The US mid-term elections have been interpreted by the major medias in terms of the partisan divide between Republicans and Democrats. However, continuing his in-depth analysis of the social fabric, Thierry Meyssan sees a clear retreat of the Puritans faced with the Lutherans and the Catholics. Donald Trump’s political realignment, just as that of Richard Nixon before him, is close to succeeding.
The larger pattern that’s becoming apparent is that the UK is seeking to reestablish itself as an important economic and military power in the Indian Ocean Region, albeit on a much lesser scale than what it used to be but nevertheless still playing a part in this increasingly competitive area through which most of the world’s trade traverses.
Amid all the usual patriotic cant from politicians, imperialists and churchmen about the glories of this slaughter, remember that World War I was a contrived conflict that was totally avoidable. Contrary to the war propaganda that still clouds and corrupts our historical view, World War I was not started by Imperial Germany.
Turkey is beginning to feel like its notional American “ally” is “containing” it despite the incipient rapprochement that the two Great Powers are presently involved in, and it thinks that blustering against what it suspects are the US-backed plans of its Greek and Cypriot neighbors will scare them off and succeed in calling the US’ bluff.
It’s unclear at this moment whether that ancillary strategy will succeed with either of them, but it nevertheless can’t be discounted that it was part of the US’ motivation in granting them waivers. By temporarily withholding the full brunt of its sanctions, the US is giving Iran a few more months to consider whether its independent foreign policy is really worth the impending costs.
Unfortunately, Heiko Maas’ plan to strengthen arms control is poorly thought out and does not take adequate account of the true state of affairs in this area. His proposal puts the diametrically opposed military and political policies of the United States and Russia on an equal footing internationally and is also unbalanced with regard to China.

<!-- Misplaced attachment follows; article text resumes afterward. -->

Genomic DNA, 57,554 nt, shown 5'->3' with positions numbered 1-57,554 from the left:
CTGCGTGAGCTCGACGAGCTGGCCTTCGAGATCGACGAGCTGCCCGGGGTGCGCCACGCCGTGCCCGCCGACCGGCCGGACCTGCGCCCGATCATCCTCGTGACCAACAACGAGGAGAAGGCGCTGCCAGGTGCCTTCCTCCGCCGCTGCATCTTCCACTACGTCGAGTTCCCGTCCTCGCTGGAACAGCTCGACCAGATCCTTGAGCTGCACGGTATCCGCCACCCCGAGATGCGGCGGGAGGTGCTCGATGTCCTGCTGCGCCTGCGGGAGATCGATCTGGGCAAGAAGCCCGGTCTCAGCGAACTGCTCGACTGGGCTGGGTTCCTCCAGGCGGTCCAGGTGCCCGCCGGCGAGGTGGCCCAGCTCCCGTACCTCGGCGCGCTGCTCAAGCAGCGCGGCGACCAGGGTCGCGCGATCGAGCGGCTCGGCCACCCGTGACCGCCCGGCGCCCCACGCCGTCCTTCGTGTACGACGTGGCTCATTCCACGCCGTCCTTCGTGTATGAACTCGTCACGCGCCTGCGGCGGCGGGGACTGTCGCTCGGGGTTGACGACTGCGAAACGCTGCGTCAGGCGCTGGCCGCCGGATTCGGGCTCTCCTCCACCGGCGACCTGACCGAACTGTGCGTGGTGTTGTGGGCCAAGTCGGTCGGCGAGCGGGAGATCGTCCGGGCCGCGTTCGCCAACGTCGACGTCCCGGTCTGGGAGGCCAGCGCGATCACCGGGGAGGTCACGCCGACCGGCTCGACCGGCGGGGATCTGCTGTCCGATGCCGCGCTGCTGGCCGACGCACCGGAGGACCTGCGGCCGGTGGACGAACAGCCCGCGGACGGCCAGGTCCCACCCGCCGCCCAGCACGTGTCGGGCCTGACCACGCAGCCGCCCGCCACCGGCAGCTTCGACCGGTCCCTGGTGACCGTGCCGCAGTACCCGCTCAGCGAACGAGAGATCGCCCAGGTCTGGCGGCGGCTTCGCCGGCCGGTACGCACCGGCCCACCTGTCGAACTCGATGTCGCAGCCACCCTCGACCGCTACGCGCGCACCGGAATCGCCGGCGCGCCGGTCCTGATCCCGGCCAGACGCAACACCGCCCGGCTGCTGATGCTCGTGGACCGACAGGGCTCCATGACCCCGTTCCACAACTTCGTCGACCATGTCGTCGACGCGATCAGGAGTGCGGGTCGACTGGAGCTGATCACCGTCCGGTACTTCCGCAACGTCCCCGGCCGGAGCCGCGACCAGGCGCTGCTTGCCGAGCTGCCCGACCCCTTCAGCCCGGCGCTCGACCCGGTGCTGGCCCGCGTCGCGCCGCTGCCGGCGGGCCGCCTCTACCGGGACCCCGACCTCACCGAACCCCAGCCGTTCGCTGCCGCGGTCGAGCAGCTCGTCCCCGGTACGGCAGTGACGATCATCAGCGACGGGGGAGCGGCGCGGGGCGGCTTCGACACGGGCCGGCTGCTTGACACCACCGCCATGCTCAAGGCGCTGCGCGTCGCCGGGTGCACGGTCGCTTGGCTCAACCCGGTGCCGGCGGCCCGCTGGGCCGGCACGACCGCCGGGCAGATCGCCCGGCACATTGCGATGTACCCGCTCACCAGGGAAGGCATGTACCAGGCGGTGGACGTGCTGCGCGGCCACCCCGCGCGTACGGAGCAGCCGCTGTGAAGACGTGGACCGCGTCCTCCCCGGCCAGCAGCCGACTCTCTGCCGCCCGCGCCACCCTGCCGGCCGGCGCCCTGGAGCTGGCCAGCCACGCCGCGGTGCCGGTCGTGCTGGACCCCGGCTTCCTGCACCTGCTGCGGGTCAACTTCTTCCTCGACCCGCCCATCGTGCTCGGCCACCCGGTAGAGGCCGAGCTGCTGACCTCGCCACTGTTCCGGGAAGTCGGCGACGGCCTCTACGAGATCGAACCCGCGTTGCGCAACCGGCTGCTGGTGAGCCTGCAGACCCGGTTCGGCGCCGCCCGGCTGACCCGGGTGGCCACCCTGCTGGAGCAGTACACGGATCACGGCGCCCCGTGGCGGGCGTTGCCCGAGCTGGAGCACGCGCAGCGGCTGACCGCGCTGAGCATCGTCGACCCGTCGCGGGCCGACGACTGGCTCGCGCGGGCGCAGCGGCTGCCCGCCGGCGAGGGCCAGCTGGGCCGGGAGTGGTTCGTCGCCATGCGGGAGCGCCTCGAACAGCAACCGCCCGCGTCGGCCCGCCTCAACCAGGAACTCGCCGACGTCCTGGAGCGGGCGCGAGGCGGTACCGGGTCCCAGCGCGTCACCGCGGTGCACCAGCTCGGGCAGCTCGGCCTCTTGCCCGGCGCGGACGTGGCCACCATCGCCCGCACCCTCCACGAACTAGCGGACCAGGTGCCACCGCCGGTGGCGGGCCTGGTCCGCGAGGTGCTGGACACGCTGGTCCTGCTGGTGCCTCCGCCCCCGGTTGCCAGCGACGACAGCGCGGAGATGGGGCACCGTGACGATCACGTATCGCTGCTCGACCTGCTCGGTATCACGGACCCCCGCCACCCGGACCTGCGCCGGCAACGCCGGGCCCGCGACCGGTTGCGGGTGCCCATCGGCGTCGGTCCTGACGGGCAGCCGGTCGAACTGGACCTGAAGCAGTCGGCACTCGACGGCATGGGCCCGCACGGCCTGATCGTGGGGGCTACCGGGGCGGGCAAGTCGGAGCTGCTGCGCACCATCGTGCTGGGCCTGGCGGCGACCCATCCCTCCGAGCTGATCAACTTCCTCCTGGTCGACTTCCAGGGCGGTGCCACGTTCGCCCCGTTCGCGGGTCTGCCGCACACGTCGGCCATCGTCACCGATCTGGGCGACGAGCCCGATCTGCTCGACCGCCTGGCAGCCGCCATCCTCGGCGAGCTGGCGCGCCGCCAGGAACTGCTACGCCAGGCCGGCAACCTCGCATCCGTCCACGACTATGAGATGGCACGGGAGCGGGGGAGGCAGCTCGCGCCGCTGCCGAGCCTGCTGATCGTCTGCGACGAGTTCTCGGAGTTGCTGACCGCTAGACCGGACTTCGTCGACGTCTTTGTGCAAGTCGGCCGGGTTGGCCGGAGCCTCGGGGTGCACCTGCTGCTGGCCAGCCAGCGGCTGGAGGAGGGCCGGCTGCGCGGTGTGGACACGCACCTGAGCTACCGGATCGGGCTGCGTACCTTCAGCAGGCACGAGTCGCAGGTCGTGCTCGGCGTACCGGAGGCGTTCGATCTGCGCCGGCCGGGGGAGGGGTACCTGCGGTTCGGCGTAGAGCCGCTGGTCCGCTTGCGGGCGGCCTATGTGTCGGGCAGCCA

Although several peace projects are currently circulating in the chanceries, they are not adequate for this sort of war. Those who begin with an amputated analysis of the conflict, yet still believe they are doing the right thing, will not only fail to resolve the problem, but will pave the way for a new war. It is imperative to treat the ideological question as a priority.
The New Yorker report by Dexter Filkins, a Pulitzer Prize winner and acclaimed author with long experience in reporting from the frontlines of Middle Eastern hotspots, concludes: “Even if—especially if—M.B.S. hangs on to his position, it seems likely that the Saudi royal family, and Saudi Arabia more generally, are entering a dangerous period.”
The clumsy, ham-handed meddling of President Trump in Saudi dynastic affairs propelled the bull in a china shop Crown Prince into power. The machinations of Trump’s son-in-law, Jared Kushner, and his Israeli allies have ignited the current crisis. Trump & Co have very much to learn about the Mideast.
Canada’s very lenient immigration regime that practically amounts to a policy of “open borders” made the country an ideal destination for these terrorist-linked forces to flee to, where the government could always try to justify its decision under any future pressure on the grounds of guilting the populace into accepting what the Mainstream Media portrays as “innocent victims of the Assad regime”.
The Trump administration seems to have decided to use the current international security environment to its own economic advantage and kill two birds with one stone. After all, military escalation and a new arms race both provide powerful leverage over opponents and are an effective way to attract financial flows.
The possible convergence of the joint Indo-Japanese “Asia-Africa Growth Corridor” with China’s New Silk Road could see these two far-reaching visions entering into a “friendly competition” with one another to the developmental benefit of “Global South” states, thereby heralding a “Renaissance”.